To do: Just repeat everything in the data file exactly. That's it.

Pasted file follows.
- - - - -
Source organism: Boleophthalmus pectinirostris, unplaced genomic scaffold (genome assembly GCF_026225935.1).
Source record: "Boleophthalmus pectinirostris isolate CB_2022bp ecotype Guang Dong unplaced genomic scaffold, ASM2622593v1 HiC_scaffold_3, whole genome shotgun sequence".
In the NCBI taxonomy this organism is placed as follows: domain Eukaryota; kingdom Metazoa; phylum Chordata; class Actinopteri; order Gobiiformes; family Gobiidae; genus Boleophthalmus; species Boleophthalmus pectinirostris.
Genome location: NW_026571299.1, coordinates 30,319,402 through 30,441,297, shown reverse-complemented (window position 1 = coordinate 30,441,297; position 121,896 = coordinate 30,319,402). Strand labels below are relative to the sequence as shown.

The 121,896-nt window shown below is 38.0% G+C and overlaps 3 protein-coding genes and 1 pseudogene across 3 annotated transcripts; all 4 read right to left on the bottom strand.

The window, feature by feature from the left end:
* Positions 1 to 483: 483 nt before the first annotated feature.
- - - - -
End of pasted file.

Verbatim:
Source organism: Boleophthalmus pectinirostris, unplaced genomic scaffold (genome assembly GCF_026225935.1).
Source record: "Boleophthalmus pectinirostris isolate CB_2022bp ecotype Guang Dong unplaced genomic scaffold, ASM2622593v1 HiC_scaffold_3, whole genome shotgun sequence".
In the NCBI taxonomy this organism is placed as follows: domain Eukaryota; kingdom Metazoa; phylum Chordata; class Actinopteri; order Gobiiformes; family Gobiidae; genus Boleophthalmus; species Boleophthalmus pectinirostris.
Genome location: NW_026571299.1, coordinates 30,319,402 through 30,441,297, shown reverse-complemented (window position 1 = coordinate 30,441,297; position 121,896 = coordinate 30,319,402). Strand labels below are relative to the sequence as shown.

The 121,896-nt window shown below is 38.0% G+C and overlaps 3 protein-coding genes and 1 pseudogene across 3 annotated transcripts; all 4 read right to left on the bottom strand.

The window, feature by feature from the left end:
* Positions 1 to 483: 483 nt before the first annotated feature.